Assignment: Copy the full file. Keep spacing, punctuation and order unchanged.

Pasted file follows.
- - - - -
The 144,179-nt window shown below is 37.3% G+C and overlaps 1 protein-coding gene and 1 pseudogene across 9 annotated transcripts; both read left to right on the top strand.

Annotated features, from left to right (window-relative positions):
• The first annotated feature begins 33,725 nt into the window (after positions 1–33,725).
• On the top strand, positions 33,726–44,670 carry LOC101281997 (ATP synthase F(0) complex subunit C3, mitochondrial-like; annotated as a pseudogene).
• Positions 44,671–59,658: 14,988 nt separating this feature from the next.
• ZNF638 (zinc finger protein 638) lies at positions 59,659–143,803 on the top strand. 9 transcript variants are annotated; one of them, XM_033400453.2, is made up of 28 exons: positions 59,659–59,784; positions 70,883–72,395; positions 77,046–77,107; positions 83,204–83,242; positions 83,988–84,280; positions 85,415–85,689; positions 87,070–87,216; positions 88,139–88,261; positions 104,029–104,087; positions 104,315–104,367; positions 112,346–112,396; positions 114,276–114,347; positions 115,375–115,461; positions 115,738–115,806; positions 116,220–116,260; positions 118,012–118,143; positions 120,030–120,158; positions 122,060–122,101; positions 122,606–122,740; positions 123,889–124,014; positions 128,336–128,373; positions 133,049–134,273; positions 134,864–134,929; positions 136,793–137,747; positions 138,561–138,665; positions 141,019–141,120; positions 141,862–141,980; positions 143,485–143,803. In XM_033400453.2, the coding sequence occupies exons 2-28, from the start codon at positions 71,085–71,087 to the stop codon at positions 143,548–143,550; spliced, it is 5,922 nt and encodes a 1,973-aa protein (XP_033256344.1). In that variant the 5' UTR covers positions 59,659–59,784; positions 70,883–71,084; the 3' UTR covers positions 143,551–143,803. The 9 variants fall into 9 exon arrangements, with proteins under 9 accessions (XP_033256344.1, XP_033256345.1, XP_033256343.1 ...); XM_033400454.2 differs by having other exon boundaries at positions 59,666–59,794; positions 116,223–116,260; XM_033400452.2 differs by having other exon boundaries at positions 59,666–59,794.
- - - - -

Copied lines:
The 144,179-nt window shown below is 37.3% G+C and overlaps 1 protein-coding gene and 1 pseudogene across 9 annotated transcripts; both read left to right on the top strand.

Annotated features, from left to right (window-relative positions):
• The first annotated feature begins 33,725 nt into the window (after positions 1–33,725).
• On the top strand, positions 33,726–44,670 carry LOC101281997 (ATP synthase F(0) complex subunit C3, mitochondrial-like; annotated as a pseudogene).
• Positions 44,671–59,658: 14,988 nt separating this feature from the next.
• ZNF638 (zinc finger protein 638) lies at positions 59,659–143,803 on the top strand. 9 transcript variants are annotated; one of them, XM_033400453.2, is made up of 28 exons: positions 59,659–59,784; positions 70,883–72,395; positions 77,046–77,107; positions 83,204–83,242; positions 83,988–84,280; positions 85,415–85,689; positions 87,070–87,216; positions 88,139–88,261; positions 104,029–104,087; positions 104,315–104,367; positions 112,346–112,396; positions 114,276–114,347; positions 115,375–115,461; positions 115,738–115,806; positions 116,220–116,260; positions 118,012–118,143; positions 120,030–120,158; positions 122,060–122,101; positions 122,606–122,740; positions 123,889–124,014; positions 128,336–128,373; positions 133,049–134,273; positions 134,864–134,929; positions 136,793–137,747; positions 138,561–138,665; positions 141,019–141,120; positions 141,862–141,980; positions 143,485–143,803. In XM_033400453.2, the coding sequence occupies exons 2-28, from the start codon at positions 71,085–71,087 to the stop codon at positions 143,548–143,550; spliced, it is 5,922 nt and encodes a 1,973-aa protein (XP_033256344.1). In that variant the 5' UTR covers positions 59,659–59,784; positions 70,883–71,084; the 3' UTR covers positions 143,551–143,803. The 9 variants fall into 9 exon arrangements, with proteins under 9 accessions (XP_033256344.1, XP_033256345.1, XP_033256343.1 ...); XM_033400454.2 differs by having other exon boundaries at positions 59,666–59,794; positions 116,223–116,260; XM_033400452.2 differs by having other exon boundaries at positions 59,666–59,794.